By: JP O’Donnell
Publication Date: February 2009
Reviewed by: Will Gabbett
Review Date: May 22, 2009
Having recently read JP O’Donnell’s debut novel, Fatal Gamble (highly recommended), I was eager to get started on his newest book, Deadly Codes. Both books center on murder cases and Daniel Gallagher, a private investigator who gets hired to solve them.
In Deadly Codes, Gallagher has married his beloved Kate and promised his new wife that he’ll find a safer occupation. He and his faithful assistant Diane are in the process of closing down his business to fulfill his pledge when Jeanne Campbell enters the picture. Jeanne’s twin sister Jennifer has been killed by a car bomb. Because Jennifer’s husband works for the NSA in counterintelligence, the authorities are convinced the bomb was meant for him. But Jeanne isn’t so sure. When she supplies information the police don’t have, Gallagher agrees to take on one last case.
Gallagher is quickly on the case, tracking down Jennifer’s mysterious lesbian lover, a contact supplied by Jeanne. The intrepid private investigator is dogged in his pursuit, and is able to uncover leads that both the police and government investigators have missed. While the formal investigation stalls, Gallagher, who comes to several dead ends himself, continues his search. Relentless in the hunt, Gallagher is rewarded with bits and pieces of the puzzle and refuses to give up. Will he jeopardize his relationship with Kate for the need to solve just one more case?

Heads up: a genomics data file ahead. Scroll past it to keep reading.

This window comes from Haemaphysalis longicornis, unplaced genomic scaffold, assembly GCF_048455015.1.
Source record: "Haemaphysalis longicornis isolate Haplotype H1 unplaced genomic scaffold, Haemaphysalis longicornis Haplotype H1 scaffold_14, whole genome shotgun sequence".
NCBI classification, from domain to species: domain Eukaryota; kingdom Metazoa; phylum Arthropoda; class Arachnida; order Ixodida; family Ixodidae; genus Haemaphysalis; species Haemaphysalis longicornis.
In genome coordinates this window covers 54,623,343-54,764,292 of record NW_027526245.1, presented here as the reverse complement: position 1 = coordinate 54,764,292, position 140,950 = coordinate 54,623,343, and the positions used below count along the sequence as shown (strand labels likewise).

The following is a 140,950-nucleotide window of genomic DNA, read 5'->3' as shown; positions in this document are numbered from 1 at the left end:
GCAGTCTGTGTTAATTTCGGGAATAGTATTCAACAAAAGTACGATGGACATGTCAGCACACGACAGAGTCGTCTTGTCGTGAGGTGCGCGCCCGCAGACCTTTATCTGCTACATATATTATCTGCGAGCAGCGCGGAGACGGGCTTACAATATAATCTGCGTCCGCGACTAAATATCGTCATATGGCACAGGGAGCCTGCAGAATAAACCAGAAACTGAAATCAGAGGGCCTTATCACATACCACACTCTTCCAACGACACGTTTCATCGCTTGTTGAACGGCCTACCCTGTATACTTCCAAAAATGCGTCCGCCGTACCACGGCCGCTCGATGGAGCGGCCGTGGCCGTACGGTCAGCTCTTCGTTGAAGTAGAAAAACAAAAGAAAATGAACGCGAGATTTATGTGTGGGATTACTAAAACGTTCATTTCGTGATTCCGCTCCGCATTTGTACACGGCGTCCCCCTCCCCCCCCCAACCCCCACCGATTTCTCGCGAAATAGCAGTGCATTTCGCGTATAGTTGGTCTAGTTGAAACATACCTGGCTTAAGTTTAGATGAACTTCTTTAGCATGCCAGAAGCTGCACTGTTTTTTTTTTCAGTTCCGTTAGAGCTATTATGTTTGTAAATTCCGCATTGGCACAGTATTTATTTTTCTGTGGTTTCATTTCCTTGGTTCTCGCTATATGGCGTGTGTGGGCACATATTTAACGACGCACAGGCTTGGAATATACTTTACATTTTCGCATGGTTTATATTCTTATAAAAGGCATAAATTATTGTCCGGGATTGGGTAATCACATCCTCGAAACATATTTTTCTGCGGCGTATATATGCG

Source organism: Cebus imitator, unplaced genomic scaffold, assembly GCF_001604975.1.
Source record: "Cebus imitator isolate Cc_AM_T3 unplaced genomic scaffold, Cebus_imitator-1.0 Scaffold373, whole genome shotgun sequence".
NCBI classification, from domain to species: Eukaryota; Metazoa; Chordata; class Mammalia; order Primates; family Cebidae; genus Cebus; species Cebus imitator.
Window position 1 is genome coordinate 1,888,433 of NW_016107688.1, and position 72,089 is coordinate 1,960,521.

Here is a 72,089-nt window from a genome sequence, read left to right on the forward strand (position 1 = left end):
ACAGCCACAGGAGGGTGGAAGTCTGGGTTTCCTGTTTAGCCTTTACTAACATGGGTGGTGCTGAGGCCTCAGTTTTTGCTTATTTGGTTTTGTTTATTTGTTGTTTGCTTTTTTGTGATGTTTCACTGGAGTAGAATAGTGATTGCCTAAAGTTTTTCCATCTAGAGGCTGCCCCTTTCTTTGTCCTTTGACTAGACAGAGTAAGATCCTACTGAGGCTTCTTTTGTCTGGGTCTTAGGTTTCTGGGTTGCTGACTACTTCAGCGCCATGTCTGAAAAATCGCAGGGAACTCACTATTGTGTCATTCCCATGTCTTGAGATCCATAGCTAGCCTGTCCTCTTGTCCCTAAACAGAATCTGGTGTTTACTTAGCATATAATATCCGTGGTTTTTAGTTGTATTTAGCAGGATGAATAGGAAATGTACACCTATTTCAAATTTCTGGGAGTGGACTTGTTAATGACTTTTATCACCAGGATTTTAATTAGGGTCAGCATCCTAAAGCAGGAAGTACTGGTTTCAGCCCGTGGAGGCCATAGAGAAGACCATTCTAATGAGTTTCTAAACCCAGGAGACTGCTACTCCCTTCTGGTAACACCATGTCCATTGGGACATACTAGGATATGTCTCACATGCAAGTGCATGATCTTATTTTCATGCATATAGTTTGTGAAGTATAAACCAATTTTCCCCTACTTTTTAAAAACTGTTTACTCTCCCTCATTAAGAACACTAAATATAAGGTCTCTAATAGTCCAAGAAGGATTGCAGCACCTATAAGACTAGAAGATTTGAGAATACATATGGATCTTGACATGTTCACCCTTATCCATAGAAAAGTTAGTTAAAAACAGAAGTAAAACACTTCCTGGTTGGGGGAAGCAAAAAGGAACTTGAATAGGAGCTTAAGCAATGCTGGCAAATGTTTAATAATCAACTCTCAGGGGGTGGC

Like his first book, O’Donnell has skillfully created a fun, quick reading detective story. His easy-going writing style and short chapters keeps the story flowing at a brisk pace. The reader is brought into a realistic world of espionage to stand alongside Gallagher, picking through each scene, looking for clues. Just when I thought I had the plot figured out, O’Donnell would throw in a curve. I too, along with Gallagher wondered why “…a part-time Methodist from Massachusetts would suddenly start going to a Catholic church in Virginia.” Does it have to do with selling US secrets to a foreign country or has the not-so-faithful husband found God?
O’Donnell has crafted a likeable person in Gallagher in contrast to so many fictional private investigators who are one-dimensional characters with little or no redeemable qualities. The reader cares about him, wants him to solve his case, but also hopes he hurries home to Kate.
There is also a subplot in Deadly Codes that ties into the previous book. Is it necessary to read Fatal Gamble first? No, and the author does a good job of explaining what is happening, but you might still wish to start with Fatal Gamble as it’s a good story and provides background on Gallagher that helps bring him to life.
Quill says: Don’t miss Deadly Codes – it’s a great detective story that will have you looking for more Gallagher exploits.
For more information on Deadly Codes, please visit the author's website at: JP O'Donnell.com.